In a recent Software Engineering Daily podcast Henry Zhu discussed the Babel project, and shed some light into how the transpiler works under-the-hood. He touched upon how Plugins can be created to alter the resulting compiled code. I was very interested in experimenting with this capability. In this post I wish to highlight the process in which Babel transforms your code, developing several interesting plugins along the way.
We have now settled on how our application will perform user authentication. I now wish to take a step back and help improve upon our code confidence, by-way of adding the static type checker Flow. In this article I will document the process of configuring Flow with Babel and Webpack, expanding upon our previous example by adding sufficient typing.
Now that we have setup the Serverless Framework, we can go about investigating how Authentication and Authorisation will be handled within the application. For this we will be using Amazon Cognito, a fully-managed web service which handles the user sign-up, sign-in and management processes.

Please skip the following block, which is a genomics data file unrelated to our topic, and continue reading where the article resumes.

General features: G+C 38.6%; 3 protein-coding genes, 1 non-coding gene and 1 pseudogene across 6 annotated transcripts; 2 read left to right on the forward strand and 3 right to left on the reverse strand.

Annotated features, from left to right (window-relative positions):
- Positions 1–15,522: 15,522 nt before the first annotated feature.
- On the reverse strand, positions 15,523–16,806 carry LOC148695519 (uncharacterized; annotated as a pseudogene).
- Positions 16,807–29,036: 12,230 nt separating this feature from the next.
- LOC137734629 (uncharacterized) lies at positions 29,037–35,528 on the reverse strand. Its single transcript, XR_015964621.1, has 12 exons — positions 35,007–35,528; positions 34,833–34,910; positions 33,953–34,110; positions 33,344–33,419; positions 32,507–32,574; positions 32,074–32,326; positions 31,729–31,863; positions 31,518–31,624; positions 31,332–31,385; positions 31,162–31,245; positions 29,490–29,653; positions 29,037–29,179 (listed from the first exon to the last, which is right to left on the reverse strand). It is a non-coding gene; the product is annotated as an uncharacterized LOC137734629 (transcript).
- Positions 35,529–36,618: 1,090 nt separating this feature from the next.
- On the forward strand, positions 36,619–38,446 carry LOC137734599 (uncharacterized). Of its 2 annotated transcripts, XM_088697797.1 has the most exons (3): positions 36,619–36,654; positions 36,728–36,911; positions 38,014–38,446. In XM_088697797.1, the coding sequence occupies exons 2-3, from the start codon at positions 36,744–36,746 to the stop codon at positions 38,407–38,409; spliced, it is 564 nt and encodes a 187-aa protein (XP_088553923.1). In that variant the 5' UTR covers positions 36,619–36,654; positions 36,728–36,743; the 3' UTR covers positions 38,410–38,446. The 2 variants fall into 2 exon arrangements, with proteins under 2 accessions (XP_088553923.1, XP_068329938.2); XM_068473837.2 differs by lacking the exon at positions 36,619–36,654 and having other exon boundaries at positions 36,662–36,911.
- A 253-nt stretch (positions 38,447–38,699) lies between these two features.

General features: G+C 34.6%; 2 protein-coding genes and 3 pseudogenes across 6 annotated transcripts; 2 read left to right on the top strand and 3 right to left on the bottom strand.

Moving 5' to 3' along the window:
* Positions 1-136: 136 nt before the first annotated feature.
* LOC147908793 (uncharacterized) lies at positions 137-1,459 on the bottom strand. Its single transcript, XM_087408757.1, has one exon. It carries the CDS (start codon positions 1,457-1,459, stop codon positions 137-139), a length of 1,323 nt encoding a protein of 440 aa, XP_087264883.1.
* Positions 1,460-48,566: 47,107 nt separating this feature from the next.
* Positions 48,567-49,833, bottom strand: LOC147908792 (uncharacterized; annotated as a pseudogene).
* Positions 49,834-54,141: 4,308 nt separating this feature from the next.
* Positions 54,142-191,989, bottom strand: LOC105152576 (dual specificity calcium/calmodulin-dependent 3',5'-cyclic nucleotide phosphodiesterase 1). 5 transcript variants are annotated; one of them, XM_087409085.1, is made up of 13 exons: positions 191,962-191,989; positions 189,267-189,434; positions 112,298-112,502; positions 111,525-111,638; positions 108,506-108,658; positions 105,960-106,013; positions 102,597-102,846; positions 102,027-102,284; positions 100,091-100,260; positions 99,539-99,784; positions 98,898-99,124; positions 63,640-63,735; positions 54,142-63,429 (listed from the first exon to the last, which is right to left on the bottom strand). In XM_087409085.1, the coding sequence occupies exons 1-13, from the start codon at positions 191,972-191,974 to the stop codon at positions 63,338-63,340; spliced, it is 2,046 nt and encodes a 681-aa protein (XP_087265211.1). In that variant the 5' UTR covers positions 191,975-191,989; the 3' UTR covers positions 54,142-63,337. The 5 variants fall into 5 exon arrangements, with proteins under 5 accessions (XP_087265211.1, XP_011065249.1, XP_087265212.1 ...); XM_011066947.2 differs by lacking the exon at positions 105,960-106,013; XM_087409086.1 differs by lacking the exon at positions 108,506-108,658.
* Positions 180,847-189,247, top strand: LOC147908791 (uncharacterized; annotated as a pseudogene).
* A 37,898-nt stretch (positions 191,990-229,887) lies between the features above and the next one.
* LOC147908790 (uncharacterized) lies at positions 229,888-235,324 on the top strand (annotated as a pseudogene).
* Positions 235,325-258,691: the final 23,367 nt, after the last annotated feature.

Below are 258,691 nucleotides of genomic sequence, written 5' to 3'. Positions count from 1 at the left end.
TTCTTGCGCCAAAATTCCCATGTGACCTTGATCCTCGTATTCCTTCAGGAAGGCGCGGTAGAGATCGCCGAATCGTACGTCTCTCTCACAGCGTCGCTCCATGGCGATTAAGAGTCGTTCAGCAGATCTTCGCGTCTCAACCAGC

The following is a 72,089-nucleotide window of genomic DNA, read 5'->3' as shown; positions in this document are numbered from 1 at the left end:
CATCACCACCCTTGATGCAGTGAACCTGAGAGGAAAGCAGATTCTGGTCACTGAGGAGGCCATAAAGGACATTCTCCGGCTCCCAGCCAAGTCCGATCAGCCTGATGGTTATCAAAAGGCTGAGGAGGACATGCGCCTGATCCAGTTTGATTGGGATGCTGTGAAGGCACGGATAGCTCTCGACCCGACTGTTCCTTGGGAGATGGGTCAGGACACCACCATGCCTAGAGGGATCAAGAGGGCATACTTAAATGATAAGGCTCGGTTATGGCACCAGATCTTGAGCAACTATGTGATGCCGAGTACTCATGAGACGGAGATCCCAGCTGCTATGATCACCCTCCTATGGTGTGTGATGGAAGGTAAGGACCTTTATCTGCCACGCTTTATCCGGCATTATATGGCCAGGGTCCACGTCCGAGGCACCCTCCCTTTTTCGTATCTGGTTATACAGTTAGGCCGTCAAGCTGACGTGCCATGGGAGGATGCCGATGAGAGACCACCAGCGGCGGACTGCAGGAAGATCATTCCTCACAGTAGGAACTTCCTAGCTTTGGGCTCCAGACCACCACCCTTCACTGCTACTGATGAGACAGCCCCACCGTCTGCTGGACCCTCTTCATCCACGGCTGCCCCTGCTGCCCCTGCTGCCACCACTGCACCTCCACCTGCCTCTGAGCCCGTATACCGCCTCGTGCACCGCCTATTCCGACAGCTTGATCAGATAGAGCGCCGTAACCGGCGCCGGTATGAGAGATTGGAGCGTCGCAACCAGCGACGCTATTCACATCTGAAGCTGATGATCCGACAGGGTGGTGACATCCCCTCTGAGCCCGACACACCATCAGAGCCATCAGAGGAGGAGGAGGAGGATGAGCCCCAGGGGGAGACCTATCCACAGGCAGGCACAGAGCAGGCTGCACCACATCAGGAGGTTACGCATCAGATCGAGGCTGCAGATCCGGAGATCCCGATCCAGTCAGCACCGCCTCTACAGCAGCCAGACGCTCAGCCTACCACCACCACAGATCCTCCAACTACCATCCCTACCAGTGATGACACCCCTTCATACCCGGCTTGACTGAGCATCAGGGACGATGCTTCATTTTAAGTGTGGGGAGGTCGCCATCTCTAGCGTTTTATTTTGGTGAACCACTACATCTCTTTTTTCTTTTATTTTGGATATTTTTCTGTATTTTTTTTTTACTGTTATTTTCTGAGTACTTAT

Now that we are aware of what needs to be done, we can go about designing the RESTful API that will be used to process and persist those vital mince pies.
Since moving our infrastructure over to the AWS stack I have keen to explore how we can take advantage of the large number of services at our disposal, along with the Serverless methodology. In this blog-series I wish to document my experience building a complete Serverless application which harnesses as many of the AWS offerings as possible. We will explore building both a RESTful API and a React Client, all hosted without any Servers to maintain!
We recently wished to switch over our sites hosted on GitHub Pages to be soley HTTPS. However, although you are able to supply a custom domain or support HTTPS traffic you are not able to do both. In this article I would like to guide you through the process of how we went about achieving this using CloudFront, Route 53 and Lambda@Edge.